Oldskooler Ramblings

the unlikely child born of the home computer wars

Archive for September, 2008

The diskette that blew Trixter’s mind

Posted by Trixter on September 28, 2008

As an IBM PC historian, one aspect of my hobby is archiving gaming software.  (You can take that statement to mean anything you want — whatever you think of, you’re probably right.)  At the 2008 ECCC this past Saturday, a vendor wanted to offload his entire PC stock on me for $5, which I happily accepted since there was at least one title in there (Martian Memorandum) worth that much.  When I got home, however, I found two additional Avantage (Accolade’s budget publishing title) titles that have not yet been released “into the wild”.  This means there are no copies of these games floating around on Abandonware sites.  For me, this was like finding actual gold nuggets in a collection of Pyrite.

The two games I got were Mental Blocks and Harrier7, so they join my third Avantage title Frightmare.  I decided to archive all three properly, and it was when I got to Mental Blocks that I ran into something I’d never seen before: The manual for Mental Blocks claims that, for both C64 and IBM, you put the diskette in label-side up.  I thought that had to be a typo, since every single mixed C64/IBM or Apple/IBM diskette I have ever seen is a “flippy” disk where one side is IBM and the other side is C64 or Apple — until I looked at the FAT12 for the disk and saw that tons of sectors in an interleaved pattern were marked as BAD — very strange usage.

The Incredibly Strange FAT of Mental Blocks That Stopped Living And Became Mixed-Up Formats

The Incredibly Strange FAT of Mental Blocks That Stopped Living And Became Mixed-Up Formats

A DIR on the disk shows that only about 256K of it is usable as space, instead of 360K.  My Central Point Option Board’s Track Editor (TE.EXE) confirmed that every other track on side 0 cannot be identified as MFM data.  So the manual is correct, and this truly is a mixed-format, mixed-architecture, mixed-sided diskette.

This diskette has officially blown my mind.

This is the very first time I have ever seen something like this.  The data for the IBM program takes up more than 160KB as evidenced by a DIR.  The C64 1541 drive is a single-sided drive; IBM’s is double-sided. Based on all this, we can deduce how this diskette is structured and why:

- The IBM version of the game required more than 160KB (ie. needed more than one side of a disk), probably because it has a set of files for CGA/Herc (4/2 colors) and another for EGA/Tandy (16 colors) and either set will fit in 160K but both won’t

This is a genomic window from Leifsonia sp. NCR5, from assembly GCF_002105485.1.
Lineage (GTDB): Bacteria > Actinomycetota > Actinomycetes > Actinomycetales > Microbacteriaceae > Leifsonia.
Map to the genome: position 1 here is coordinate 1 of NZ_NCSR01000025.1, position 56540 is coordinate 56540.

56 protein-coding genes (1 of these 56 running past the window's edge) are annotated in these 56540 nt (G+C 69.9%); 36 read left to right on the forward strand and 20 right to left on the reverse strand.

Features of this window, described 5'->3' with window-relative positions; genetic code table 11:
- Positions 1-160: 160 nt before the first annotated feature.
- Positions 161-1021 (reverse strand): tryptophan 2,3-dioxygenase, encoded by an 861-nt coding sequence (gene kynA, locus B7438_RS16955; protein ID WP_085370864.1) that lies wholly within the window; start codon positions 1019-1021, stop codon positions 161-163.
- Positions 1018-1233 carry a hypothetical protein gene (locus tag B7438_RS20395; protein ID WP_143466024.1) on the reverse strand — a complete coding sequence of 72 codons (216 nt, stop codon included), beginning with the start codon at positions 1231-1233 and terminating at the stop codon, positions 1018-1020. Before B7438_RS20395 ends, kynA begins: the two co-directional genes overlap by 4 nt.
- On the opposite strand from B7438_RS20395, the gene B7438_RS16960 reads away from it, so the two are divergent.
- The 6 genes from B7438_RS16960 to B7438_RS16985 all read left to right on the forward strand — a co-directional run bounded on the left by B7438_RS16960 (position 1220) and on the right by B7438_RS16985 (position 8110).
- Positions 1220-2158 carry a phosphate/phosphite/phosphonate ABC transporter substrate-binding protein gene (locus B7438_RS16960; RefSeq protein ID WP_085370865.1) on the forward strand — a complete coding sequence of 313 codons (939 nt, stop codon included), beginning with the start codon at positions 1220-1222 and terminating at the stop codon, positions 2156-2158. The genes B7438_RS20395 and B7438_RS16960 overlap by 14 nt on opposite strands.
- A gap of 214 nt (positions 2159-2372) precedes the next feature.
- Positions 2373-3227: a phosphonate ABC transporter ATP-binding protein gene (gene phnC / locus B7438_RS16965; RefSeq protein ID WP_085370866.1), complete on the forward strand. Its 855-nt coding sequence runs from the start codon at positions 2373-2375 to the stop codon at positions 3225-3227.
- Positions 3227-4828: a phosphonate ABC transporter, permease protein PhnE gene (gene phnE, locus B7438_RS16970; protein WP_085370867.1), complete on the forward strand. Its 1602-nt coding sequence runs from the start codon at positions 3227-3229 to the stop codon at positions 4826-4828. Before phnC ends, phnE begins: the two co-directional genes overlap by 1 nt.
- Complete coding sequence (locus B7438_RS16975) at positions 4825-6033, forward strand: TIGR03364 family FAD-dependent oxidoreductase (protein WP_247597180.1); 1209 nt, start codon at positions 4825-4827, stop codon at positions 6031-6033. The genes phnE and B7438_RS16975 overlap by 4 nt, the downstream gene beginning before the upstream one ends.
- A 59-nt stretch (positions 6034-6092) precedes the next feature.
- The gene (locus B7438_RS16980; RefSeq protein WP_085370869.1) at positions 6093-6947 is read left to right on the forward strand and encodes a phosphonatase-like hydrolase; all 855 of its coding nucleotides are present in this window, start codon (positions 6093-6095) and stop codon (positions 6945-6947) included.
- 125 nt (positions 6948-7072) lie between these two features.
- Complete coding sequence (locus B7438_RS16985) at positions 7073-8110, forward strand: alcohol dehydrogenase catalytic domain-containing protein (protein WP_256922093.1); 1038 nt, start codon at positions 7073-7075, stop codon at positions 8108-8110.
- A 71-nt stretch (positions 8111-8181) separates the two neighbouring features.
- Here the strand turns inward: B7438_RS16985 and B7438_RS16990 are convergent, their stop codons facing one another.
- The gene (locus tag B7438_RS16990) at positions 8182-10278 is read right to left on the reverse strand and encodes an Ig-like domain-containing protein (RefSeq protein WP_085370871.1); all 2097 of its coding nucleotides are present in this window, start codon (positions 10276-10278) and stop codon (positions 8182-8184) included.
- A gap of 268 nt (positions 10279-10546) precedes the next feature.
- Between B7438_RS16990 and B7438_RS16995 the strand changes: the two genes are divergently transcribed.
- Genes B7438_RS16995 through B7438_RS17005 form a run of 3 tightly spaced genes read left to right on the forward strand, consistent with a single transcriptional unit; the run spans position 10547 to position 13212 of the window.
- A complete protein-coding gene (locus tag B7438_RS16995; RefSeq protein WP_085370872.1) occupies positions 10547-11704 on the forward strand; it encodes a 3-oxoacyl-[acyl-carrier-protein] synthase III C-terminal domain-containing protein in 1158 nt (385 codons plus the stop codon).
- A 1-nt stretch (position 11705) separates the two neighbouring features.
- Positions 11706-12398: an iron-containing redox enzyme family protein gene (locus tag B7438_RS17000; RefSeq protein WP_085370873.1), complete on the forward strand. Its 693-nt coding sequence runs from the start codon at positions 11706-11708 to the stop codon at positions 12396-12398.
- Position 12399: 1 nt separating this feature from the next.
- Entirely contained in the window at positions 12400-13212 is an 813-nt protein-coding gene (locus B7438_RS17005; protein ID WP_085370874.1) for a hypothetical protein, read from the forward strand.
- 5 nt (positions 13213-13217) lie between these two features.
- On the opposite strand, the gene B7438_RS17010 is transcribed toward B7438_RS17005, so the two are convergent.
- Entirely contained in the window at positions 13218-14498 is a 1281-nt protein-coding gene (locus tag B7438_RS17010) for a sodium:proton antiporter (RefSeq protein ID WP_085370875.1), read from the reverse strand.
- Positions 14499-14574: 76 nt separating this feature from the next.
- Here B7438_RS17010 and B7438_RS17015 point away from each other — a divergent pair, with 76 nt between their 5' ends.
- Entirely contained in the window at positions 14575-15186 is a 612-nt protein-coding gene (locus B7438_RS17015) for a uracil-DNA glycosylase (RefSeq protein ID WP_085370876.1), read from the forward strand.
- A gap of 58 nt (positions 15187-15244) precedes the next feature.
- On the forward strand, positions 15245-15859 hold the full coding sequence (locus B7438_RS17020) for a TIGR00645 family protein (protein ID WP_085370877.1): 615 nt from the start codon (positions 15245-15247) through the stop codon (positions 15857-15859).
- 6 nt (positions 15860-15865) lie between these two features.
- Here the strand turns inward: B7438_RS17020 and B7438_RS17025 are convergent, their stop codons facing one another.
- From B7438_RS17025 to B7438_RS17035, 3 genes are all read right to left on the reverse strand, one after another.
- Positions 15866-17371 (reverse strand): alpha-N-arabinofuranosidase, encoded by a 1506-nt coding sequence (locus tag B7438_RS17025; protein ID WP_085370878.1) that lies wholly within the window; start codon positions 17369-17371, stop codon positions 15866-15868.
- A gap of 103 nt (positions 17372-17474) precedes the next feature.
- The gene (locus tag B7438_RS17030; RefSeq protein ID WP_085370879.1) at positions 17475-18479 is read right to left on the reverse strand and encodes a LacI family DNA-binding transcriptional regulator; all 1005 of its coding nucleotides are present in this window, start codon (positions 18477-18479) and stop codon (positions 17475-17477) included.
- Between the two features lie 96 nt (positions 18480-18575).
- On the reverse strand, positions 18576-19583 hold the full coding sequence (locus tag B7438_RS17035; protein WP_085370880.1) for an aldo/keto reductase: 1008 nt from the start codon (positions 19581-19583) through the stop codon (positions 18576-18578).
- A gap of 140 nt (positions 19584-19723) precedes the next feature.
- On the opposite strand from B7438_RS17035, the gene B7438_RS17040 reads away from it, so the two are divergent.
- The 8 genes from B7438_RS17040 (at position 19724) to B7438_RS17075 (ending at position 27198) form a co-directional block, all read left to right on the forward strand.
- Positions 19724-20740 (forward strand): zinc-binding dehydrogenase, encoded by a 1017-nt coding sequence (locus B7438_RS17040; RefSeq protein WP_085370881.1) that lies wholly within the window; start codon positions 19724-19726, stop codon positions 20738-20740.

- The C64 version required around 80K, based on the fact that every other track is unreadable by an IBM drive
- The publisher had the requirement of using only a single disk to save on packaging and media costs
- Not wanting to limit the game to either CGA or EGA, someone at Artech (the developer) built the format of this diskette BY HAND so that DOS would not step on the C64 tracks, and somehow the C64 would also read/boot the disk

I don’t know how the C64 portion boots since track 0 sector 0 looks like a DOS boot sector, but quick research shows that C64 disks keep their index on track 18.  If anyone knows how C64 disks are read and boot, I’d love to know.

I think I need to go on a mission to discover who built the disk format(s) by hand to see what he was thinking.  Did he work on it for weeks, feverishly trying to figure out how to meet the publisher’s demands?  Or was he so brilliant that he did it all in a day or so, not thinking too much about it other than it was just another facet of his job?  Fascinating stuff!

Just goes to show that you can still get surprises in this hobby after 25 years, even after being considered one of the top 20 “subject experts” for PC oldwarez.  I guess you truly can never see it all.

Posted in Software Piracy, Vintage Computing | 175 Comments »

I’ll save you the trouble

Posted by Trixter on September 20, 2008

As I edit the NVScene video that I shot for nVidia/Demoscene.tv (technically I own the rights to the footage, but out of professional courtesy I am giving them a six-month exclusive license to it), I find myself with a lot of free time, because creating .WMV files for previews requires rendering, and rendering 1920×1080 footage on my hardware takes a very long time.  So I’ve decided to pick another series I haven’t seen completely and watch every single episode in the downtime during the renders.  I did this previously with Star Trek: Voyager and DS9.  This time, I’ve chosen Mystery Science Theater 3000, including the early KTMA episodes.  With nearly 200 shows, at 1.5 hours per show (minus commercials), this will take a while.

So, having gotten through 20 or so KTMA episodes and well into the first proper season, I am going to save you the trouble of watching the KTMA episodes:  Don’t.  Weinstein’s acting and riffing is just horrible, there is no invention exchange (my favorite part of the Joel episodes), and the movies aren’t bad enough to be funny, just bad.  Which makes the whole experience incredibly boring.  I watched them at night because I knew they would put me to sleep, which they did.

There are two KTMA episodes worth your time:  SST Death Flight (for all of the cameos) and Hangar 18, which is silly in the first hour but neat sci-fi in the last 30 minutes.  That’s right: I’m recommending those two episodes for the movies themselves.  Watch those.  Delete the others, and don’t look back.  Start with the proper Season One and just try to ignore Weinstein until he’s gone.

Yes, I am being unnecessarily unfair to Weinstein.

Posted in Demoscene, Uncategorized | 5 Comments »


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